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Tag Archives | Fuel

On Cash Transfers

Abhimanyu Sanghi

Introducing a sunset clause in all central government subsidies, and holding a large-scale two-year pilot program on direct cash transfers.

In the Financial Year 2012, the total central government subsidies accounted for INR 190,015 crore of government expenditure (approximately 2 percent of GDP). This is expenditure that is used for sustaining the country, and does not contribute to the development of the country. In addition, the amount borrowed for subsidies accrues interest, which is an additional amount that is taken away from the development of the country. Subsidies are not targeted, and therefore the middle class is a large unintended beneficiary of the subsidies. India’s current fiscal deficit at 5.9 percent does not allow us the leeway to continue with the high amount of non-targeted subsidies. Food and fuel subsidies account for 49 percent of total subsidies.

Therefore, my first proposal on subsidies is to introduce a sunset clause – a ten-year progressive decrease in subsidies to zero, that is, a reduction in subsidies of ten percentage points every year for the next ten years. This proposal is bound to face opposition. To offset this opposition and have a sustainable targeted safety net program in India, my second proposal is to hold a two-year large-scale pilot of direct cash transfers to the poor in multiple states.

Conditional cash transfers have been successful in poverty alleviation in countries in Latin America and Africa. What makes it challenging in India is the high population density and difficulty in tracking conditionality. On unconditional cash transfers, the sample data points are fewer in number and the available data is less convincing. However, both programs provide a more sustainable means of social welfare than untargeted subsidies.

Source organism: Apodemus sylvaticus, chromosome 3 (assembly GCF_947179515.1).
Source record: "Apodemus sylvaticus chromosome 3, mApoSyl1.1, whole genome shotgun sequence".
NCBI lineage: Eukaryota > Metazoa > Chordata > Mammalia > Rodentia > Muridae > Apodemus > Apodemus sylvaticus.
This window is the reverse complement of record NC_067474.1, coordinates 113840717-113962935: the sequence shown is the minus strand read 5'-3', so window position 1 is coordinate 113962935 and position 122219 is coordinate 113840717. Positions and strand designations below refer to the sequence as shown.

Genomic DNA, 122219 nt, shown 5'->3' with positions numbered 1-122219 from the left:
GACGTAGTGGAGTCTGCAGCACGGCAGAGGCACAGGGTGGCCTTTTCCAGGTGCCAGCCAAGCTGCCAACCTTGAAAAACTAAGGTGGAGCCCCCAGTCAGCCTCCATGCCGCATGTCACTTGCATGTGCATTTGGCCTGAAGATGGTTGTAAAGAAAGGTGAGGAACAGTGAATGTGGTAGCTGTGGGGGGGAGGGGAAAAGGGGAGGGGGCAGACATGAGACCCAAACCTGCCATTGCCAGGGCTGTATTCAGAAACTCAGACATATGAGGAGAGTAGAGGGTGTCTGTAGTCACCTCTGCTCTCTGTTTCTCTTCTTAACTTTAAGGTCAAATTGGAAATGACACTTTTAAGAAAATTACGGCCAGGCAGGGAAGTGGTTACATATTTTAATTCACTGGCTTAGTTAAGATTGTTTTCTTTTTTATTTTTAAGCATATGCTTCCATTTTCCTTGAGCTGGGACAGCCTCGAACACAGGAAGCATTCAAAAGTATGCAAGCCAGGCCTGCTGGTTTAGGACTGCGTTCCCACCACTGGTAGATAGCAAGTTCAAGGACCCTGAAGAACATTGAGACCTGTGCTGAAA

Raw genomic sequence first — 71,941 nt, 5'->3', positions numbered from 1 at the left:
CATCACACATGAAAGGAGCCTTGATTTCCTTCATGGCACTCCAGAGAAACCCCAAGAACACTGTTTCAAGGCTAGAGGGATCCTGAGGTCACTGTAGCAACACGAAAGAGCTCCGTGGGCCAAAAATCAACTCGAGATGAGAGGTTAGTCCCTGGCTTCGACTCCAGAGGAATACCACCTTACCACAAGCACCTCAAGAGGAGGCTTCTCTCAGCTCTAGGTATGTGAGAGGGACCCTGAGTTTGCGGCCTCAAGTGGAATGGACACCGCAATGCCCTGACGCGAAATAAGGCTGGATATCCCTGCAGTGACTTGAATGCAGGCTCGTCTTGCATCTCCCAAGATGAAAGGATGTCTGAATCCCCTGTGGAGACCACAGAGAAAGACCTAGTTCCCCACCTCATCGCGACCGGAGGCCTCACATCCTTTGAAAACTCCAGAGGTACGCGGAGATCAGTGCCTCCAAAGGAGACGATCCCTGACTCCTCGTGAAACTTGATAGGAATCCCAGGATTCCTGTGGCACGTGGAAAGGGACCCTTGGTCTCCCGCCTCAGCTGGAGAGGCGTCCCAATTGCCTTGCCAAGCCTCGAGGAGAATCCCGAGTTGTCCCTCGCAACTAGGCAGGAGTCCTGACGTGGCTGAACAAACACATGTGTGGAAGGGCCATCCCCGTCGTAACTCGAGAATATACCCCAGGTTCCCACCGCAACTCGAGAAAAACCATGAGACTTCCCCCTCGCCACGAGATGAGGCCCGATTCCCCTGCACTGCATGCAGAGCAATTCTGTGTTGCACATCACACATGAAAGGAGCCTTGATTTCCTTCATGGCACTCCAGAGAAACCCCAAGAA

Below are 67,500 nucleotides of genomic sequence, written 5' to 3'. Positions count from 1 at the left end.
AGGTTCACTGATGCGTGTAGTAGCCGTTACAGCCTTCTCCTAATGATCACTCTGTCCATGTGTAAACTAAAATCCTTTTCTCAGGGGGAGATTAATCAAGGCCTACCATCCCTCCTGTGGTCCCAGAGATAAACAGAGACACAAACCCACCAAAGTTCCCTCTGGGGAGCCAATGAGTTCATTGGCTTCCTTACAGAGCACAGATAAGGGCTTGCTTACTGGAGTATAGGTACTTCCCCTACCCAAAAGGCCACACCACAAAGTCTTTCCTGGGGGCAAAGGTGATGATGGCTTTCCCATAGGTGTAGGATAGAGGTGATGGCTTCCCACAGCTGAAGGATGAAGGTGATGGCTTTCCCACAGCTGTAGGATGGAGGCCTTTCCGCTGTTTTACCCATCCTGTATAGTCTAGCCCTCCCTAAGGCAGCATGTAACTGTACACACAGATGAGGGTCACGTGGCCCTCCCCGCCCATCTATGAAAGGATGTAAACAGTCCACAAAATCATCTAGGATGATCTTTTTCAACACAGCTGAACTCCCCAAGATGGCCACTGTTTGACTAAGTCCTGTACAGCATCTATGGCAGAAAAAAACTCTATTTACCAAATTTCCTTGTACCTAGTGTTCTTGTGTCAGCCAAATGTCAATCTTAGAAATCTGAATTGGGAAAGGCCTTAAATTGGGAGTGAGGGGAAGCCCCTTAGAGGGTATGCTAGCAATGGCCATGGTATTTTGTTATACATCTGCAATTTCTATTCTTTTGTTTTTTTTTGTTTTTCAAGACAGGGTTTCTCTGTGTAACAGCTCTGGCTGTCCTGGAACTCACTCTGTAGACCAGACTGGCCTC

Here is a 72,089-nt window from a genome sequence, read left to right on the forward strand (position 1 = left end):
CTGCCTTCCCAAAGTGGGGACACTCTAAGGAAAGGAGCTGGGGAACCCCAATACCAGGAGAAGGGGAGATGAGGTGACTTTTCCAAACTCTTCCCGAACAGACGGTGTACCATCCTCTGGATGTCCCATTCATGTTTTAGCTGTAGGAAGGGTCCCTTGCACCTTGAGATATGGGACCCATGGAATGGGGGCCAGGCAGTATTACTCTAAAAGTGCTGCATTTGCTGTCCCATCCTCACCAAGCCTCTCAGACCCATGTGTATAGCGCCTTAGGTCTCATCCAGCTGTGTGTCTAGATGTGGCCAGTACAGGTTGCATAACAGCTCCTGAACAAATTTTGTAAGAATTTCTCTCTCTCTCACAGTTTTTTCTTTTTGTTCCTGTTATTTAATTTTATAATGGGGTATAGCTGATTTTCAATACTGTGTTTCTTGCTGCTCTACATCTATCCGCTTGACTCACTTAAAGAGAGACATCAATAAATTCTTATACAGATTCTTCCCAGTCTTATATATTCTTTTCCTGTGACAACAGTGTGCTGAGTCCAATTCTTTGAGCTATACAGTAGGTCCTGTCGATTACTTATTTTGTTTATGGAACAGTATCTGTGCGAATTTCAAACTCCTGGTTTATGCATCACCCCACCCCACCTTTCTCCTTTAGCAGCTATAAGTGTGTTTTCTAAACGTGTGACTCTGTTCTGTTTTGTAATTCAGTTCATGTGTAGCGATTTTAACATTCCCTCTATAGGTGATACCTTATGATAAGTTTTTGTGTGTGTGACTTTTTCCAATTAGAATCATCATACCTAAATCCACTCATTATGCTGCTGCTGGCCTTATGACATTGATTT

Abhimanyu Sanghi is a Delhi-based investor and a classical liberal.

(The above piece was written by Abhimanyu in April 2012, as a student of The Takshashila Institution.)

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Foreign Policy Must Power Indian Growth.

Ameya Naik

Problem: Energy Crisis (Inability to find sufficient fuel resources, or to generate sufficient electricity to meet the demands of a high-growth trajectory.)

Why this is a Foreign Policy problem: India’s national interest has broadly been defined as following a high economic growth path, which implies sharp increases in agricultural productivity, industrial productivity & international trade. The first two rely sharply on availability of electricity at critical times. Even trade can at a minimum be said to benefit in an energy surplus environment – indeed, the trade of electricity is most lucrative – besides which it remains affected by currency exchange rates, inflation rates or forex levels, which again link to both productivity & fuel prices. International relations are thus a key component of ensuring we always have the energy supply to maintain the desired trajectory, ceteris paribus, as it were.

Substantive Solution: acquire supplies of fuel which, in combination with technologies available, reliably produce enough energy to meet the demands of the desired growth trajectory. By corollary, acquire technologies that enable us to meet such demands with the levels of fuel supplies we can afford. Given that the problem is hardly unique to India, the implementation of such a solution might generously be described as an intractable problem.